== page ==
Jordan\'s Government Shelves Plans to Hike Fuel Prices
The Jordanian government has postponed plans to hike fuel prices after deputies managed to tighten up the capital expenditure item in the 2001 budget to make up for a shortfall of JD100 million in revenues, reported the Jordan Times newspaper, quoting a senior government official as saying.
On Sunday, Prime Minister Ali Abu Ragheb announced that the government will delay increasing the prices of petroleum products.
The government decision was apparently taken to quell public anxiety over the rising cost of living, said the paper.
The government “will not take any decision concerning this issue except within the framework of a thorough study of the living conditions of the Jordanian people as well as world fuel prices,” Abu Ragheb was quoted by the paper as telling Jordan Television.
“Recent press reports about the government's intention to raise fuel prices are inaccurate and led to rumors, which created public apprehension, prompting several opposition parties to launch attacks against the government based on these rumors which were politically motivated,” the prime minister added.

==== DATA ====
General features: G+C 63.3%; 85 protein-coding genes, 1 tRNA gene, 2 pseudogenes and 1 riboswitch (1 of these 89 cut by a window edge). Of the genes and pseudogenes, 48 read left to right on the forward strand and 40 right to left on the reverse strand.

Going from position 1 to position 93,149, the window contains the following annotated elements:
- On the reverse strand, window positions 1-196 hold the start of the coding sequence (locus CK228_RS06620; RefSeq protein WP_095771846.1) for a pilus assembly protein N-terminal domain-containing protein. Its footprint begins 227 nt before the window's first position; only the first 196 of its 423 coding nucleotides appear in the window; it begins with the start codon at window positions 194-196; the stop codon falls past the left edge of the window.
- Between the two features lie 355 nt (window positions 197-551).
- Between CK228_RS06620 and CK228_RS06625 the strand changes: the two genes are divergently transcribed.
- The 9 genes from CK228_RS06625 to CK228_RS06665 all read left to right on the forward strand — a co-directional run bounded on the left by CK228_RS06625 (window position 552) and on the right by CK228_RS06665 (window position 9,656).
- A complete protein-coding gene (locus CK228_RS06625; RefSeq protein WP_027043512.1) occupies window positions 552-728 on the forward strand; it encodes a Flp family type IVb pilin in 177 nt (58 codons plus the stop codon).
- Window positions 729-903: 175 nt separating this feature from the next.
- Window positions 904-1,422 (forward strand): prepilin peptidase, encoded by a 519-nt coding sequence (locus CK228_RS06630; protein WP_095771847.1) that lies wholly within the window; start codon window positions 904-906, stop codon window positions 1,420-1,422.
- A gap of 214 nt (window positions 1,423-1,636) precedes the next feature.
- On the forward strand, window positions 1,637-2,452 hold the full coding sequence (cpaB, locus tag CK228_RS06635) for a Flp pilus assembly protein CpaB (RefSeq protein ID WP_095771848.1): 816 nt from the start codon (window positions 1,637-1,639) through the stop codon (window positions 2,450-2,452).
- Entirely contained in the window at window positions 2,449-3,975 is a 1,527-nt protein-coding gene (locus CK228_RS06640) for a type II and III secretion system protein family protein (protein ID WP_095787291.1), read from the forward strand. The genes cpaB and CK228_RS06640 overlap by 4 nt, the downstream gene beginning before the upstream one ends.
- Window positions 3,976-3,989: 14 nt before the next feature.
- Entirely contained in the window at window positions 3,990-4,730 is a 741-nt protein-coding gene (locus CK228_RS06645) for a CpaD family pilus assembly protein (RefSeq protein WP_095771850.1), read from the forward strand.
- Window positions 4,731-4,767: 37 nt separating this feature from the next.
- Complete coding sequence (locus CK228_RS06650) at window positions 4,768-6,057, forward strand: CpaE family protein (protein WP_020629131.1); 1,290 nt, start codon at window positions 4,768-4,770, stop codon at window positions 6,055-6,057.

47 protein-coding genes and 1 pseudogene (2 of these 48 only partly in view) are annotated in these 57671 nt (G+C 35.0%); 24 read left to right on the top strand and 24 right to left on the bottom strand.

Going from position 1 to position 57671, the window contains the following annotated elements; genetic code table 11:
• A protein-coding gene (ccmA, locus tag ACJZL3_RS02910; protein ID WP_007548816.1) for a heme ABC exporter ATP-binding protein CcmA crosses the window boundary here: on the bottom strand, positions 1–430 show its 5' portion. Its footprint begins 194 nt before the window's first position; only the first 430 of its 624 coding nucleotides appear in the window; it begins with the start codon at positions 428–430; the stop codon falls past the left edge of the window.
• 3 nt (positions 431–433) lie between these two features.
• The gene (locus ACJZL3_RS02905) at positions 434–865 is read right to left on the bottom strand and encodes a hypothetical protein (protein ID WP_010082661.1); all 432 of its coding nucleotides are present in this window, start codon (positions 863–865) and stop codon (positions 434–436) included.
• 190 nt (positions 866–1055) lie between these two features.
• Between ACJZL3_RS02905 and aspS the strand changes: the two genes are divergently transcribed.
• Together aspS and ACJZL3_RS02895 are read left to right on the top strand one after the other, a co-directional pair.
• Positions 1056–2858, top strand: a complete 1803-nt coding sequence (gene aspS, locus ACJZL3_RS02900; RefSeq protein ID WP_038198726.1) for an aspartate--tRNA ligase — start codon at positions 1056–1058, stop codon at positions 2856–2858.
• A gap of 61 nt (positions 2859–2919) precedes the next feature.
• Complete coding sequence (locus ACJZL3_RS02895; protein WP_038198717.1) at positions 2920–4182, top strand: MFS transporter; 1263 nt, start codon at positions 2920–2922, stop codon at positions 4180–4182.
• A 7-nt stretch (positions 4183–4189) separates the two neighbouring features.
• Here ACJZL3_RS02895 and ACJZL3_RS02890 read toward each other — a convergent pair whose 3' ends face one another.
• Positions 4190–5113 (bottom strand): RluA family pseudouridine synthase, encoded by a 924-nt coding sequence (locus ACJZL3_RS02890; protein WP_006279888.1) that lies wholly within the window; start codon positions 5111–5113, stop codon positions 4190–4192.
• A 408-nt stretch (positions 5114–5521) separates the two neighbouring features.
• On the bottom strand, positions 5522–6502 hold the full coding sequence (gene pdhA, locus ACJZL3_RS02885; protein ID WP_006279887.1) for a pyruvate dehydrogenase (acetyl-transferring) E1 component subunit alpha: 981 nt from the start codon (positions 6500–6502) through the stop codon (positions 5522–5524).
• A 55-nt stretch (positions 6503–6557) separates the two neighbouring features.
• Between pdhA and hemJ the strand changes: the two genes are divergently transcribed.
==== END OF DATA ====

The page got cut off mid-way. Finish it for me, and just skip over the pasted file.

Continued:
“In this kind of atmosphere irresponsible people resorted to hiking the price of gas cylinders and some gas stations stopped selling fuel products, which necessitated the government's interference to control the situation,” Abu Ragheb said.
Last month, senior officials repeatedly said that the government had no choice but to hike the price of oil products to reduce the deficit in the 2001 budget, according to the daily.
The official source said the deficit resulted from the renewal of the annual fuel protocol with Iraq, whereby the rise in the price per barrel Jordan is to pay its eastern neighbor would mean a deficit of JD180 million.
According to the paper, the increase brought the price per barrel of Iraqi fuel, which Jordan receives at preferential rates of around $19 to just over $21 per barrel.
The government, said the daily, indicated that it will shoulder JD80 million of that deficit, while the remaining JD100 million should be raised by hiking fuel prices.
Last week, the government announced plans to raise fuel prices for non-Jordanian aircraft and vessels refueling in the kingdom.
The increase will go into effect Monday, said the paper.
Meanwhile, the government official dismissed speculation that Jordan's decision to postpone the price hike was made following pressure from Iraq which, according to such speculation, demanded that the government refrain from undertaking such a decision, said the Jordan Times.
“Jordan is a sovereign state and does not accept any pressure from any party. Our decision has nothing to do with any foreign state,” the official said.
The government reported plans to hike fuel prices drew criticism from the lower house, where at least 43 lawmakers signed a petition demanding that the government refrain from taking such a decision, said the paper -- Albawaba.com
© 2001 Al Bawaba (www.albawaba.com)